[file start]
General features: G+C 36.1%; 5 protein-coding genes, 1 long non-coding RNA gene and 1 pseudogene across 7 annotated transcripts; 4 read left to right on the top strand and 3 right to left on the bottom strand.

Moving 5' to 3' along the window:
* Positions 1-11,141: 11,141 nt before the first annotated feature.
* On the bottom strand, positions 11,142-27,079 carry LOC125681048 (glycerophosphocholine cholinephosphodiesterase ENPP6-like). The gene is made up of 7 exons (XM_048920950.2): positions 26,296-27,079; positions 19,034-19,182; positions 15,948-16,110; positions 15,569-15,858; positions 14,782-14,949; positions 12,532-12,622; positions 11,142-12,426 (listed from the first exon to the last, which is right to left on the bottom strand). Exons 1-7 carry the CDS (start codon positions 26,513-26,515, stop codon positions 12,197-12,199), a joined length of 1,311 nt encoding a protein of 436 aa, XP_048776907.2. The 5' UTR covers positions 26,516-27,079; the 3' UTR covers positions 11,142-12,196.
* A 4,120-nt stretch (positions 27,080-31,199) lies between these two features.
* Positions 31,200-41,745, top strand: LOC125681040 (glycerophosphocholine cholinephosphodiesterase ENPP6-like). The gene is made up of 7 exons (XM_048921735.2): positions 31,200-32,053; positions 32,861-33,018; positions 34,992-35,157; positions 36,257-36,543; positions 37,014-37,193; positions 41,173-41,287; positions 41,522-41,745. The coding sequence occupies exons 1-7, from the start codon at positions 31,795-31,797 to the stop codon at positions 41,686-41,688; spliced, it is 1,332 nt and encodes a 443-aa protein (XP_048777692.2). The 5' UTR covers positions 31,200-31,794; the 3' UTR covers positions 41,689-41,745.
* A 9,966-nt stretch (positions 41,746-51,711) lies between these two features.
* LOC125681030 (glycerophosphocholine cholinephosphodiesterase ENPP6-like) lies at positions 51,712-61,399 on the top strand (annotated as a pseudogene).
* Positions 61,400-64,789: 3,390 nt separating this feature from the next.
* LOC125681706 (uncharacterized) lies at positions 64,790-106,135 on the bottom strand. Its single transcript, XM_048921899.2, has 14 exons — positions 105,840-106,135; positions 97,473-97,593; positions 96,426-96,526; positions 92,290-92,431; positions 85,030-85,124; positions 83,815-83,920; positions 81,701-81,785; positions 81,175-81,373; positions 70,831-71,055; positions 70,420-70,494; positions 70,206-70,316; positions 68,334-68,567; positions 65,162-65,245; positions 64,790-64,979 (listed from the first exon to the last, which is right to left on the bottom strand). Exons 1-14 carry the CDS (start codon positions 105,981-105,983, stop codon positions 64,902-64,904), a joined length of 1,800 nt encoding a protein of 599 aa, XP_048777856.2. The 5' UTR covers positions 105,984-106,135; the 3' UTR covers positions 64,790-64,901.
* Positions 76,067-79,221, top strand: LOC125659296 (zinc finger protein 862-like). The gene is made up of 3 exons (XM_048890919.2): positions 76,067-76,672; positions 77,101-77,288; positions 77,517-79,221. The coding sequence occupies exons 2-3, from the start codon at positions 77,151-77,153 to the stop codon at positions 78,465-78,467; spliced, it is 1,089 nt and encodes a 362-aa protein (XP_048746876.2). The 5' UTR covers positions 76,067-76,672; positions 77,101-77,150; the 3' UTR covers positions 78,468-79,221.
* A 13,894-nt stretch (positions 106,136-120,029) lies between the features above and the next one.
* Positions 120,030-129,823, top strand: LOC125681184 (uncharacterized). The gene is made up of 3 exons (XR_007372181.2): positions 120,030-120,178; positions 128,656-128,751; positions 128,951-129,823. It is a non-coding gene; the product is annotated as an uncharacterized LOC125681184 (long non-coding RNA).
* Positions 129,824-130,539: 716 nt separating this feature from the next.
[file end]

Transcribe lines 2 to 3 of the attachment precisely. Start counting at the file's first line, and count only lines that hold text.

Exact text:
Moving 5' to 3' along the window:
* Positions 1-11,141: 11,141 nt before the first annotated feature.